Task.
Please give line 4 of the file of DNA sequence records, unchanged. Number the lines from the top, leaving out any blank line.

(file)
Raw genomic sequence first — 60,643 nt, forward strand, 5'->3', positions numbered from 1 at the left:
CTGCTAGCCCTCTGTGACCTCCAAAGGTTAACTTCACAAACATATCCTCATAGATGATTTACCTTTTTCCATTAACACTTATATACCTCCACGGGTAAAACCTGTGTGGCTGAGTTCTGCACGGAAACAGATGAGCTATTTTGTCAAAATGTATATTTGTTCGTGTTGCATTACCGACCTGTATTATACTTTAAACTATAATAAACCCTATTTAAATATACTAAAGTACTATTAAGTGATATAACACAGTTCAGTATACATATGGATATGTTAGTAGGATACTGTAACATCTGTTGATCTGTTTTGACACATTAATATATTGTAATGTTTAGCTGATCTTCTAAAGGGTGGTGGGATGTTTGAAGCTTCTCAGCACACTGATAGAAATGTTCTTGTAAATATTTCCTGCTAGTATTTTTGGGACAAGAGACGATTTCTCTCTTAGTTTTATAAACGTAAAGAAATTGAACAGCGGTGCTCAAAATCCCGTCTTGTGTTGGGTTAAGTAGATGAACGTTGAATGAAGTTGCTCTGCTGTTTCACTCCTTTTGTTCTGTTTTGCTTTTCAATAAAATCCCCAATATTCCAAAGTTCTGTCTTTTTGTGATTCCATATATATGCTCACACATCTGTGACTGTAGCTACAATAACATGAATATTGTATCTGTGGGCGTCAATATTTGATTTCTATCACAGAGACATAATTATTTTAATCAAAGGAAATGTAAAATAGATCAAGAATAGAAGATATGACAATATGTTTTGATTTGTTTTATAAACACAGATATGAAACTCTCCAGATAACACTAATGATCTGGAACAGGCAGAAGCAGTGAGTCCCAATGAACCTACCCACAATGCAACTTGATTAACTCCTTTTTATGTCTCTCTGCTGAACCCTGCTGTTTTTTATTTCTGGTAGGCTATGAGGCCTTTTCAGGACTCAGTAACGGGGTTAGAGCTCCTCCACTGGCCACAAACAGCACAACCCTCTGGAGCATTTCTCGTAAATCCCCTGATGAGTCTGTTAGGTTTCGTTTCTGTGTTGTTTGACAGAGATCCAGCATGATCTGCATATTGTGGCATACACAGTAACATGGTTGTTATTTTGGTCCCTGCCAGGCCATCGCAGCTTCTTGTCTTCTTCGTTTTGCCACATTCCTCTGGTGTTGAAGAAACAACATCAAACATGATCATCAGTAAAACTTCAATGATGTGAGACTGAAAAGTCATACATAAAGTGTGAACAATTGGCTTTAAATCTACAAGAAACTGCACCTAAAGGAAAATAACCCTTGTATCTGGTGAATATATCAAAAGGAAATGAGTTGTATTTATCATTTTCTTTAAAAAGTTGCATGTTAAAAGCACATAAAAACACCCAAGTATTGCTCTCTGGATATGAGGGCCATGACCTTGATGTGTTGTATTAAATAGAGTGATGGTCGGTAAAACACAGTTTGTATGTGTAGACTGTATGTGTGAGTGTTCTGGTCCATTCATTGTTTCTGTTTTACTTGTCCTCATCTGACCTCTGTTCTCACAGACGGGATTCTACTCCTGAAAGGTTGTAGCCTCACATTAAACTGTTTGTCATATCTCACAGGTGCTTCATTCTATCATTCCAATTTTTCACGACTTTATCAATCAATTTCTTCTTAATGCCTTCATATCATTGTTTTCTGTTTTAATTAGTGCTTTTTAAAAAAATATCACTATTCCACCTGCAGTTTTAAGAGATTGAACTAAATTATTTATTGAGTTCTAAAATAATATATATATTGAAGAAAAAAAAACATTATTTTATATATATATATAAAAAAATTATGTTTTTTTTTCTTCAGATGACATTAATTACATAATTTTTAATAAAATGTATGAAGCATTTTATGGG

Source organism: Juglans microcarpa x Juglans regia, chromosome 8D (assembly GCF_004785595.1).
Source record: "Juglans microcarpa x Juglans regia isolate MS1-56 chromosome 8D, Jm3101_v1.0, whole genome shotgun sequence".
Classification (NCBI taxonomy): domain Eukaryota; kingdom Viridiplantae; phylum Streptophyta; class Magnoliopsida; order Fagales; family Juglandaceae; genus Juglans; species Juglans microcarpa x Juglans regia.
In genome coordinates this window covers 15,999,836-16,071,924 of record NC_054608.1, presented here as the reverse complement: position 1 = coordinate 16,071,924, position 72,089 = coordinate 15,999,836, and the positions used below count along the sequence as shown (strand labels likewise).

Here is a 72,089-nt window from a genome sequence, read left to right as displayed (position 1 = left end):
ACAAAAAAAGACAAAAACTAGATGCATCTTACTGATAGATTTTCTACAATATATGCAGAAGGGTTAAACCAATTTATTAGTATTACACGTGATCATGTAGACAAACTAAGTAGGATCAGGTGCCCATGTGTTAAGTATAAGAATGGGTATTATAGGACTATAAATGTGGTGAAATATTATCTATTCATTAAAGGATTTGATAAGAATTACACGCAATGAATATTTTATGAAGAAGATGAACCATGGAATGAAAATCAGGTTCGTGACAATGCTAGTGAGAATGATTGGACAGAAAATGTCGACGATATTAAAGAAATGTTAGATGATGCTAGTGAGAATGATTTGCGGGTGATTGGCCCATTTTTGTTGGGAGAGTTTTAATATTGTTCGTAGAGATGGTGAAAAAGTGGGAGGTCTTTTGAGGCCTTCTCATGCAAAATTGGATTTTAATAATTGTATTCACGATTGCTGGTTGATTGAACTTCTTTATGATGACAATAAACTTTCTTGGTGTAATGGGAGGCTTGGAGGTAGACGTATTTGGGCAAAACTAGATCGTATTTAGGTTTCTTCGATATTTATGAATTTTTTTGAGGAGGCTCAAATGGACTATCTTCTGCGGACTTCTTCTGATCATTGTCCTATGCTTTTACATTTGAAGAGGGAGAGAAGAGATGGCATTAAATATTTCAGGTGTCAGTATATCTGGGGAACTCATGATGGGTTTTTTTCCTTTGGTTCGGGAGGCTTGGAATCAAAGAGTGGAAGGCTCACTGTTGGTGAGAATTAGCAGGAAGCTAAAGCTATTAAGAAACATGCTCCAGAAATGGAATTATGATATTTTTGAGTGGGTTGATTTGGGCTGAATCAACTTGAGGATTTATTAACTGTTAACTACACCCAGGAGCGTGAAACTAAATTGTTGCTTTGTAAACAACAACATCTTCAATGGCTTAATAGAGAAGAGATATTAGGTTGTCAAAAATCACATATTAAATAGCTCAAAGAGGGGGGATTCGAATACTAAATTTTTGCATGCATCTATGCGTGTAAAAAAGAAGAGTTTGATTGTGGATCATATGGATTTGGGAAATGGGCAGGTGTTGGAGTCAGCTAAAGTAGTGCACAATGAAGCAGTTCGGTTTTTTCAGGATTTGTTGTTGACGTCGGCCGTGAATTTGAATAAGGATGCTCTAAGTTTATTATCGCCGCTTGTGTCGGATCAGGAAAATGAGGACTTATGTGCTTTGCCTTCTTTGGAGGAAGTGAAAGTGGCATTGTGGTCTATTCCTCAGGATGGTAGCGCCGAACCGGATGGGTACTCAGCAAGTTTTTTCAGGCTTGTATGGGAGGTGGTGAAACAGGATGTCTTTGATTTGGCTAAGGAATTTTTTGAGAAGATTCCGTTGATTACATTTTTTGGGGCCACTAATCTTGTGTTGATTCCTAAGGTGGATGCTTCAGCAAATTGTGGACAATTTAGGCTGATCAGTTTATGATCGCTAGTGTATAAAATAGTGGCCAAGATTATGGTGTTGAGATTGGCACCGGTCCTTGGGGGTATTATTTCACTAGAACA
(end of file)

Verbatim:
Source record: "Juglans microcarpa x Juglans regia isolate MS1-56 chromosome 8D, Jm3101_v1.0, whole genome shotgun sequence".